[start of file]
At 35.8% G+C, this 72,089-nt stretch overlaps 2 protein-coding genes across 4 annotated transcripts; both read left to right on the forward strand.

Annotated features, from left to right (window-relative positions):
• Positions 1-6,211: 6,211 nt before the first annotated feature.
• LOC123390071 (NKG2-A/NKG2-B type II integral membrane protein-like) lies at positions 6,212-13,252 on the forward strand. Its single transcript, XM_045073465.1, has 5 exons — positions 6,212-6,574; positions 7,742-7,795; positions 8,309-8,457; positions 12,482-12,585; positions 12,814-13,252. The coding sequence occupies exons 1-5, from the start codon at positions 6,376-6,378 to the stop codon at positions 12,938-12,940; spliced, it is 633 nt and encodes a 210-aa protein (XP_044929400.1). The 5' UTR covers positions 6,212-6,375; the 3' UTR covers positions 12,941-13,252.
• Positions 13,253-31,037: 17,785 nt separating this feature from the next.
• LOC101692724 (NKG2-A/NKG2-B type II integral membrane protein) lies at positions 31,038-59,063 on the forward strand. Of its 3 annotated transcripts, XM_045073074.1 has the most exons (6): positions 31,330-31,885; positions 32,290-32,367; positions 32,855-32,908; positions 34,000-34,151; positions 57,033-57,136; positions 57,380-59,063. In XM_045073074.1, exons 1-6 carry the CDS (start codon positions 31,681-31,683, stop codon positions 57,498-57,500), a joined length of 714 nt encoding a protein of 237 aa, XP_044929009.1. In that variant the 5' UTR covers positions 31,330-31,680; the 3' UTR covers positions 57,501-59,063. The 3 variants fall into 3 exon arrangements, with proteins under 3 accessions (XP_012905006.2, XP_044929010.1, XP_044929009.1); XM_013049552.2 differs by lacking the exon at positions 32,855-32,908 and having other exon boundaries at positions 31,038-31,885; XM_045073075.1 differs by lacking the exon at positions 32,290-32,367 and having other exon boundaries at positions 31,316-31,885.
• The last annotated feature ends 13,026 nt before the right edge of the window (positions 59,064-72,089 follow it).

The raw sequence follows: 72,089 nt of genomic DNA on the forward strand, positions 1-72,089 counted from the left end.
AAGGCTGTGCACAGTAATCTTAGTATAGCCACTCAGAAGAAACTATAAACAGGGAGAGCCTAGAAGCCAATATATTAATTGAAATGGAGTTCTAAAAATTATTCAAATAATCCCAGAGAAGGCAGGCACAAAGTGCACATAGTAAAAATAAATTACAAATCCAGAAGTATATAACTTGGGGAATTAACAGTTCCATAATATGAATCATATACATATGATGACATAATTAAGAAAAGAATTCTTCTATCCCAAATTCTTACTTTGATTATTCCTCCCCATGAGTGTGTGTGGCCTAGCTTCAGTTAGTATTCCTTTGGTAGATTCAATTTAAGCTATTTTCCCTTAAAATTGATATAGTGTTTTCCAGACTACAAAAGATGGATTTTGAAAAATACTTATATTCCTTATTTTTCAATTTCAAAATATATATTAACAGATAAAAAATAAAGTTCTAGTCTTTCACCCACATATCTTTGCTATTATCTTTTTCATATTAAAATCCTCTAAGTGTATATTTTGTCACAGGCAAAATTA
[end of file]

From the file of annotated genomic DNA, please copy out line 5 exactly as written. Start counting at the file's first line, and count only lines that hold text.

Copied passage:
• Positions 13,253-31,037: 17,785 nt separating this feature from the next.